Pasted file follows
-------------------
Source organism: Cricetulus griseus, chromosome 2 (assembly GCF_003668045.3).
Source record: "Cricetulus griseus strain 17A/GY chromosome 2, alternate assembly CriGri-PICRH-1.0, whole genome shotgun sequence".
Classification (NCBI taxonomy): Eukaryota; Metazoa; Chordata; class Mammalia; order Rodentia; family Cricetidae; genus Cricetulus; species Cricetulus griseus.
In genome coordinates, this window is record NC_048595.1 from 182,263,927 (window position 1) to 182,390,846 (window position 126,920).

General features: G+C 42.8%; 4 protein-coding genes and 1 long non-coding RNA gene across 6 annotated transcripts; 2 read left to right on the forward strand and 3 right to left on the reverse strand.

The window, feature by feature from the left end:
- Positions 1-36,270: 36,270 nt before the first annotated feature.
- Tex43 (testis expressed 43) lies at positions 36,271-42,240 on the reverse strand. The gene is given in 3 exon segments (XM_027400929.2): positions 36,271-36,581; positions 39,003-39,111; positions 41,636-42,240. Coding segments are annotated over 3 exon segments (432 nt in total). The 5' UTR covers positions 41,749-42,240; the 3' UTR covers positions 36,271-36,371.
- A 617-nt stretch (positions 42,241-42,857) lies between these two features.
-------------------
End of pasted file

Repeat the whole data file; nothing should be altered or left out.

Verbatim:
Source organism: Cricetulus griseus, chromosome 2 (assembly GCF_003668045.3).
Source record: "Cricetulus griseus strain 17A/GY chromosome 2, alternate assembly CriGri-PICRH-1.0, whole genome shotgun sequence".
Classification (NCBI taxonomy): Eukaryota; Metazoa; Chordata; class Mammalia; order Rodentia; family Cricetidae; genus Cricetulus; species Cricetulus griseus.
In genome coordinates, this window is record NC_048595.1 from 182,263,927 (window position 1) to 182,390,846 (window position 126,920).

General features: G+C 42.8%; 4 protein-coding genes and 1 long non-coding RNA gene across 6 annotated transcripts; 2 read left to right on the forward strand and 3 right to left on the reverse strand.

The window, feature by feature from the left end:
- Positions 1-36,270: 36,270 nt before the first annotated feature.
- Tex43 (testis expressed 43) lies at positions 36,271-42,240 on the reverse strand. The gene is given in 3 exon segments (XM_027400929.2): positions 36,271-36,581; positions 39,003-39,111; positions 41,636-42,240. Coding segments are annotated over 3 exon segments (432 nt in total). The 5' UTR covers positions 41,749-42,240; the 3' UTR covers positions 36,271-36,371.
- A 617-nt stretch (positions 42,241-42,857) lies between these two features.